It was only through the Eucharist that these disciples were able to see the face of God. This should be of great comfort to us: unlike those on the road to Emmaus, we do not have Christ in human form, but, like them, we do have the Eucharist. “For us, too, the Eucharist is the great school in which we learn to see the face of God, we enter into an intimate relationship with Him, and we learn at the same time to turn our gaze towards the final moment of history, when He will satisfy us with the light of his face,” Benedict said.
This teaching is reinforced by one of the great Old Testament types of the Eucharist: the “Bread of the Presence” in the tabernacle. This bread has a number of striking parallels with the Eucharist. First there is its name: the “Bread of the Presence” which means what it says—the bread was a sign of the presence of God. Also, the bread was put out every Sabbath, it was surrounded by continually burning lamps, and the priests were directed to always eat it in a “sacred place” (Leviticus 24). Also: when taken out of the tabernacle, the bread was covered by a violet cloth and only those who had abstained from sexual relations recently could eat it.
For Catholics, who speak often of the Real Presence, the “Bread of the Presence” is an obvious parallel to the Eucharist. But another way of translating the Hebrew word for presence, panim, is face. In fact, this is the same word that is used in the above-mentioned accounts of Jacob and Moses. The implication is clear: to be in the presence of God is to see the face of God.
Our search for the face of God
But the question still remains: how exactly do we “see” the face of God in the Eucharist?
First and foremost, the holy bread of ancient Israel is a lesson in the essential connection between the “presence” and “face” of God. It reminds us that our encounter with the Real Presence of Christ, fully man and full God, in the Eucharist is so intimate that we see, in a sense, the face of God—not with our physical eyes, but the eyes of faith.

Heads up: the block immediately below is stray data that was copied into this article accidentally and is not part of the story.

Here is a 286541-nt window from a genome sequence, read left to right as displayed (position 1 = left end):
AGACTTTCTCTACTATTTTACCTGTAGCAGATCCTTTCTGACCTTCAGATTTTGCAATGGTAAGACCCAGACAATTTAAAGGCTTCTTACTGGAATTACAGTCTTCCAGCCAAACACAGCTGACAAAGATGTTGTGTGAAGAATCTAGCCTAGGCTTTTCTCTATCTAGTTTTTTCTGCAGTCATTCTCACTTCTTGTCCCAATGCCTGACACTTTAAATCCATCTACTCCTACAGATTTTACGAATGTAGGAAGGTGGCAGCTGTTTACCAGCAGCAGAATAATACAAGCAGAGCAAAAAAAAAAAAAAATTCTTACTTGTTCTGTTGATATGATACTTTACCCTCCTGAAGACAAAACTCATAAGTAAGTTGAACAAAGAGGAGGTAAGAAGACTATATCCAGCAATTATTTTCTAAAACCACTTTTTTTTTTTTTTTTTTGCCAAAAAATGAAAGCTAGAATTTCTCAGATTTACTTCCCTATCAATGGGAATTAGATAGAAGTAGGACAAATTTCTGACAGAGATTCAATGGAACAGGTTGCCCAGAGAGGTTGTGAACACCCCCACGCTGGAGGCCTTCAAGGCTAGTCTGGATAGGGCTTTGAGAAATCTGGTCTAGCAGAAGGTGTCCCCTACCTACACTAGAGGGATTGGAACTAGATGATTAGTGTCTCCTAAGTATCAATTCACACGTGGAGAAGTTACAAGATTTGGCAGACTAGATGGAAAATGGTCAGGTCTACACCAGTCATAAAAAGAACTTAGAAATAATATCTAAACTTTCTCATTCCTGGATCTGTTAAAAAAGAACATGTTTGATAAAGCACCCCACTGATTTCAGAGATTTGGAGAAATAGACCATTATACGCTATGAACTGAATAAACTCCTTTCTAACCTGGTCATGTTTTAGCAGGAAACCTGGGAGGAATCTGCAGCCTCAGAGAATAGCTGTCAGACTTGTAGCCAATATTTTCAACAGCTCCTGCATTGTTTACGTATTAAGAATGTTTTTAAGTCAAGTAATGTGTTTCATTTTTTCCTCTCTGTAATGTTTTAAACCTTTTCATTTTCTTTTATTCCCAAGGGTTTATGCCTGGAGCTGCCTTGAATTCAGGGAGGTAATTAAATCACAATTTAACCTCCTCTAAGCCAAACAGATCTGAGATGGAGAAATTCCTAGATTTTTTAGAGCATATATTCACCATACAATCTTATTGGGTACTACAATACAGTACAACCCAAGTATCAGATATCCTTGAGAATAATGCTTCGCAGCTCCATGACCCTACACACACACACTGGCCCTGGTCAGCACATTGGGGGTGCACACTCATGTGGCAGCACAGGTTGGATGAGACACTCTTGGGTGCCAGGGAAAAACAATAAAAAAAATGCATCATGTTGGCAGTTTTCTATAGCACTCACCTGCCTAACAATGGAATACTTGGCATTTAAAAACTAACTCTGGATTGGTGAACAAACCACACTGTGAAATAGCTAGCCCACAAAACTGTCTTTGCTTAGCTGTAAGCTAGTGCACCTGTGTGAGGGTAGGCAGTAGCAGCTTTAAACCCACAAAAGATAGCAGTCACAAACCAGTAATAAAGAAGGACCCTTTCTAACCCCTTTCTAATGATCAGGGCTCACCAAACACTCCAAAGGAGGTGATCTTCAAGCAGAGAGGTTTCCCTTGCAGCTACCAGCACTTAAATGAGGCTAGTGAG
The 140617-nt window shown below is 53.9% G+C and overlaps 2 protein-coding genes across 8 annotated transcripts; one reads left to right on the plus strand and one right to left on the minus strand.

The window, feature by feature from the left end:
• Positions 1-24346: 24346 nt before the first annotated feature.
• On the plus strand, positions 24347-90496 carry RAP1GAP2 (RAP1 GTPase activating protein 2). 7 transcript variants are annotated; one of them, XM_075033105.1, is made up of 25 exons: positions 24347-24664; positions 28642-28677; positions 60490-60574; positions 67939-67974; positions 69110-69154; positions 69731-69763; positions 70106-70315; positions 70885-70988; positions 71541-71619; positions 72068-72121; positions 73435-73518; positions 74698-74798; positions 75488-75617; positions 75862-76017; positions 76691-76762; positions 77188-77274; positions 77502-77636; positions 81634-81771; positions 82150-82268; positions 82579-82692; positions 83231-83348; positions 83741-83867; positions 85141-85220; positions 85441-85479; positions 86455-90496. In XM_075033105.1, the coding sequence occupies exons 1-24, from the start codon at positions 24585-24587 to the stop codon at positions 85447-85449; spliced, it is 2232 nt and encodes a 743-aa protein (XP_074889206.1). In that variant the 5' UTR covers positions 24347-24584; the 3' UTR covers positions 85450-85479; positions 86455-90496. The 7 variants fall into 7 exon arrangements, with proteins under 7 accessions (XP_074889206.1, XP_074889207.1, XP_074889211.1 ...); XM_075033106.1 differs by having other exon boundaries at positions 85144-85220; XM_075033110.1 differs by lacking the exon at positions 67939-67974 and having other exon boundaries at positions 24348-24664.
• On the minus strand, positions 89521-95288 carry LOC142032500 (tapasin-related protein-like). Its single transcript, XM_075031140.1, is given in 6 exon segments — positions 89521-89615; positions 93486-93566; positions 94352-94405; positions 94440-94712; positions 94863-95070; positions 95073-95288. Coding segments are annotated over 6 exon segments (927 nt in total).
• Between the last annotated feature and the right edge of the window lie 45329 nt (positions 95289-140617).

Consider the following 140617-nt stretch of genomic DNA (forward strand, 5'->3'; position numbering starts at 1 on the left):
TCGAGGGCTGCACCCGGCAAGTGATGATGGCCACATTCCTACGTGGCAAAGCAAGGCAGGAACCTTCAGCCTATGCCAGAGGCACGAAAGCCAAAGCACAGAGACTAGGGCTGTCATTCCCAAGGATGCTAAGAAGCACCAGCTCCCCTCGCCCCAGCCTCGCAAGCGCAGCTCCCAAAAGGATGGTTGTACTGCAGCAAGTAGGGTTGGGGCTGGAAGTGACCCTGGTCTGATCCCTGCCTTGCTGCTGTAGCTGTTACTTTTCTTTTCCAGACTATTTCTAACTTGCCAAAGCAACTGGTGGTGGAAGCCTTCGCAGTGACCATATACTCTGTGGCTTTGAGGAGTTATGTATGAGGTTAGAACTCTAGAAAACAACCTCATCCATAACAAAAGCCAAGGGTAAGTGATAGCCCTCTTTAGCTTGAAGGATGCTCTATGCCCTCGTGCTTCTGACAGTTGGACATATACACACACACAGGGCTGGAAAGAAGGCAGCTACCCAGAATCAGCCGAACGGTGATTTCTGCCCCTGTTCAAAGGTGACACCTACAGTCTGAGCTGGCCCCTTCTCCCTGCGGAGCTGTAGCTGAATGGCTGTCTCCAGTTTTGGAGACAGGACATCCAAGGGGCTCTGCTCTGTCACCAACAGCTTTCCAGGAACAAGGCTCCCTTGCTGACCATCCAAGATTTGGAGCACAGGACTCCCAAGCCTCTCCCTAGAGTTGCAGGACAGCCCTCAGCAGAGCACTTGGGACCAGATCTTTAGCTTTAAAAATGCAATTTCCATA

For the saints and monks of the Middle Ages, this vision was so real and extraordinary, that it transformed their lives, Notre Dame theologian Ann Astell writes in her book, Eating Beauty. For them, the faceless host was not a barrier to sight—it instead lit up their whole world. As Astell writes, “The very blankness of the bread makes the Host, as it were, a pure mirror … capable of reflecting different images and forms of Christ’s beauty into the world.”
In this way, Astell says the Eucharist shaped the different spiritualities of the medieval orders: “The monks, therefore, receive Christ in the Eucharist as the one who is ‘meek and humble of heart.’ …The Franciscans beg for the Bread of Angels and eat the Christ of poverty. The Dominicans taste and savor the Eucharistic word that they proclaim with their lips. The Jesuits maintain company with the obedient Jesus through their reception of him in Communion.”
In the process, those eating the Eucharist, are transformed into the image of the Christ they see in the Host, Astell says. She quotes St. Albert the Great: “For thus … we are fashioned and refashioned according to that image, and thus refashioned, we are assimilated to the Son of God, who is our food in the sacrament.”
These medieval saints and monks are, of course, models for how we should receive Communion. As we approach the Eucharist, we would do well to remember that we are having a face-to-face encounter with God—a heavenly vision so extraordinary that it can transform our lives. The words of the Psalmist then assume a new meaning for us, becoming a Eucharistic prayer: “Do not hide your face from me… Let your face shine on your servant; save me in your mercy.”